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In fact, the standard Lua distribution also has exception handling when compiled with C++. The way that is done has a couple of problems, however.

First, it also compiles Lua with C++ linkage, which means that all the extensions also need to be compiled with C++ (since, otherwise, they don't see the Lua API functions). But many extensions simply won't compile with C++ at all. Second, it disables the setjmp/ longjmp mechanism, which means that existing extensions that use that would have to be hacked.

So, I think the cleanest overall solution for getting exception handling into Lua would be to change Lua itself so that when Lua gets compiled with C++, it catches exceptions, but its API functions would be surrounded by extern "C", and it continues to also provide the setjmp/longjmp mechanism.

However, patching Lua is not an option for us; we're creating an open source project, and we don't want to get into the business of maintaining a Lua fork. If we need to patch anything, it can only be the interface generator. Furthermore, any interface generator not designed to cope with exceptions (i.e., most of them) may need to be hacked anyway, even if Lua itself has exception handling, because there may need to be cleanup in the interface code (deallocation of temporaries, etc.).

So, I think it would be great if the base Lua distribution were updated to handle exceptions better. Basically, what would need to be done is:

* When compiled with C++, there need to be 'extern "C"' wrapped around all API function declarations. * When compiled with C++, there should be try...catch blocks wrapped around all calls to user functions. * By default, both exception mechanisms should be enabled (for compatibility), but users should be able to disable them with - DLUA_NO_EXCEPTIONS and -DLUA_NO_SETJMP

This would maintain compatibility with the existing C distribution and it would ensure that, no matter what exceptions get thrown, Lua remains in a consistent state.

Then, interface generators that cope with C++ need to be reviewed for whether they are exception-safe, and they can provide additional facilities to deal with exceptions in a more intelligent way, such as translating specific exceptions into specific Lua errors, etc.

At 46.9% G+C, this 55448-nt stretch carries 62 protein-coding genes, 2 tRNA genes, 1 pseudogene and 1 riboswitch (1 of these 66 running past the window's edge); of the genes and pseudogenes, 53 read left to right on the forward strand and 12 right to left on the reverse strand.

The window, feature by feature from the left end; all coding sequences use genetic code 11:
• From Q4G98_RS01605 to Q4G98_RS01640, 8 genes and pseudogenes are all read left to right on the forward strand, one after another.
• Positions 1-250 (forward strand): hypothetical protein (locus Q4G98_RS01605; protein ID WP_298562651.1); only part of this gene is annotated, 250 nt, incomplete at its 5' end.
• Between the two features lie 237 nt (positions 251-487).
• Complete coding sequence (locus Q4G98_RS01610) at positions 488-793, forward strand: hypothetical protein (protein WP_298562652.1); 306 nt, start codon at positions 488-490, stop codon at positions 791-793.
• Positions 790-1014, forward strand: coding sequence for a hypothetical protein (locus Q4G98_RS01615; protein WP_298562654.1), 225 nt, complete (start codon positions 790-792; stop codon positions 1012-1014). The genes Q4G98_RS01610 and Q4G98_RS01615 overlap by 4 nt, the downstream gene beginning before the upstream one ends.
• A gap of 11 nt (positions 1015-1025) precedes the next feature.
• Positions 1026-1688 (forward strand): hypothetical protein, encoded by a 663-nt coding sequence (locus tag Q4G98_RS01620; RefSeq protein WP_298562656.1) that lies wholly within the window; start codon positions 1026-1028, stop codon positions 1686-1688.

BTW, note that many existing libraries use exception hierarchies that are not based on std::exception, so just catching std::exception is not sufficient. The std::exception class is simply the base class for exceptions in the standard library.


On Aug 16, 2007, at 7:54 PM, Erik Cassel wrote:

Perhaps this is relevant:

   "This lets me throw an std::exception-derived object from anywhere
   in C++ code. Lua will catch it and translate it appropriately in

   Also, Lua uses an std::exception-derived class to throw Lua errors.
This means I can catch errors thrown by Lua (as in lua_touserdata)."

Sample source code is here:

Greg Falcon found a bug in my solution, which he documents here: Fortunately, the bug can be fixed by defining a copy constructor. If you're interested I can post
the code that we use in production.


[] On Behalf Of RJP Computing
Sent: Thursday, August 16, 2007 11:01 AM
To: Lua list
Subject: Binding C++ functions that 'throw' exceptions


I am using toLua++ to bind a bunch of functions and many of them throw
exceptions. Lua / toLua doesn't allow the exception to come back to C++
after it happens. Instead Lua / toLua reports "Cannot convert value to
string" which is not useful. I need to have the exception to go to my main application that knows how to deal with that type of exception. Or I need to
have the exception re-bundled as a lua_error. I am using Gcc for the
compiler on Windows. If I don't compile Lua as C++ I don't get anything except a close of my program. It appears the Gcc has a problem bridging the gap between C and C++ when exceptions are thrown. Are there any ideas on if this can be automated? I don't want to write all the bindings by hand and I
have to deal with exceptions.

Now I have created bindings by hand and I can properly catch the exception
inside the binding function. All I do with the exception is get the
exceptions description and call luaL_error( description ). This works
flawlessly. I basically am asking if there is a way to make the generated functions generate try/catch blocks in the generated functions. Or to push the error message from my exception on to the stack so that when lua_pcall() returns it's error number the message will be on the stack as it usually

I hope this made sense. Please ask if you need clarification.
RJP Computing